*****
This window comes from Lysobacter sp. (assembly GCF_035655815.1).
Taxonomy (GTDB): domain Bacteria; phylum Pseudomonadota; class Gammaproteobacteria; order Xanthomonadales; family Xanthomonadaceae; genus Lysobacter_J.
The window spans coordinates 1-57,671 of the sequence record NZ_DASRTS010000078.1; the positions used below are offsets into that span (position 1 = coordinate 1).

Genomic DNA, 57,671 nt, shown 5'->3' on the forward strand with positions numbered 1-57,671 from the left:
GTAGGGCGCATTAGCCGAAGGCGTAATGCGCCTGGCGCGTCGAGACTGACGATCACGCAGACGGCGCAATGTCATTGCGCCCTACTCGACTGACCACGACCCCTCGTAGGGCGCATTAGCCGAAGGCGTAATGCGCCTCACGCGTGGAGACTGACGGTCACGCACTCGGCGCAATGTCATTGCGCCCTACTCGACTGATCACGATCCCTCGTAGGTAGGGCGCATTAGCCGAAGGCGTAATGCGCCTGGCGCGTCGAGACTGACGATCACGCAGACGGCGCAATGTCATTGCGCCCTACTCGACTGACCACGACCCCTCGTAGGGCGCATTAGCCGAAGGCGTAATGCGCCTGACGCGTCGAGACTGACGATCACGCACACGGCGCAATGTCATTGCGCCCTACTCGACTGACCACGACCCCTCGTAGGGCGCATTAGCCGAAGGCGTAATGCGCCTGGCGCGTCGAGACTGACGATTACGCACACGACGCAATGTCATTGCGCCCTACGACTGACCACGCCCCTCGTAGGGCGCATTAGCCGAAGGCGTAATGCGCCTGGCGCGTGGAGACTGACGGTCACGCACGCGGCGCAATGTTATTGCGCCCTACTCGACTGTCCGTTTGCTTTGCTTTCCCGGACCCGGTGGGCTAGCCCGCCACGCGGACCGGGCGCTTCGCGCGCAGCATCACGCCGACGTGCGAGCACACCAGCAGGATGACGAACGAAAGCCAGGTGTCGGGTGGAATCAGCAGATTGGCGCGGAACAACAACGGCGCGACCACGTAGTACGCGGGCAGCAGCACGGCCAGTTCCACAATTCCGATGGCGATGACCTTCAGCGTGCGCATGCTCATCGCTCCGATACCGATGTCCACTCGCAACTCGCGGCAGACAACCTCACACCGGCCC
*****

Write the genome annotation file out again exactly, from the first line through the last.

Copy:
This window comes from Lysobacter sp. (assembly GCF_035655815.1).
Taxonomy (GTDB): domain Bacteria; phylum Pseudomonadota; class Gammaproteobacteria; order Xanthomonadales; family Xanthomonadaceae; genus Lysobacter_J.
The window spans coordinates 1-57,671 of the sequence record NZ_DASRTS010000078.1; the positions used below are offsets into that span (position 1 = coordinate 1).

Genomic DNA, 57,671 nt, shown 5'->3' on the forward strand with positions numbered 1-57,671 from the left:
GTAGGGCGCATTAGCCGAAGGCGTAATGCGCCTGGCGCGTCGAGACTGACGATCACGCAGACGGCGCAATGTCATTGCGCCCTACTCGACTGACCACGACCCCTCGTAGGGCGCATTAGCCGAAGGCGTAATGCGCCTCACGCGTGGAGACTGACGGTCACGCACTCGGCGCAATGTCATTGCGCCCTACTCGACTGATCACGATCCCTCGTAGGTAGGGCGCATTAGCCGAAGGCGTAATGCGCCTGGCGCGTCGAGACTGACGATCACGCAGACGGCGCAATGTCATTGCGCCCTACTCGACTGACCACGACCCCTCGTAGGGCGCATTAGCCGAAGGCGTAATGCGCCTGACGCGTCGAGACTGACGATCACGCACACGGCGCAATGTCATTGCGCCCTACTCGACTGACCACGACCCCTCGTAGGGCGCATTAGCCGAAGGCGTAATGCGCCTGGCGCGTCGAGACTGACGATTACGCACACGACGCAATGTCATTGCGCCCTACGACTGACCACGCCCCTCGTAGGGCGCATTAGCCGAAGGCGTAATGCGCCTGGCGCGTGGAGACTGACGGTCACGCACGCGGCGCAATGTTATTGCGCCCTACTCGACTGTCCGTTTGCTTTGCTTTCCCGGACCCGGTGGGCTAGCCCGCCACGCGGACCGGGCGCTTCGCGCGCAGCATCACGCCGACGTGCGAGCACACCAGCAGGATGACGAACGAAAGCCAGGTGTCGGGTGGAATCAGCAGATTGGCGCGGAACAACAACGGCGCGACCACGTAGTACGCGGGCAGCAGCACGGCCAGTTCCACAATTCCGATGGCGATGACCTTCAGCGTGCGCATGCTCATCGCTCCGATACCGATGTCCACTCGCAACTCGCGGCAGACAACCTCACACCGGCCC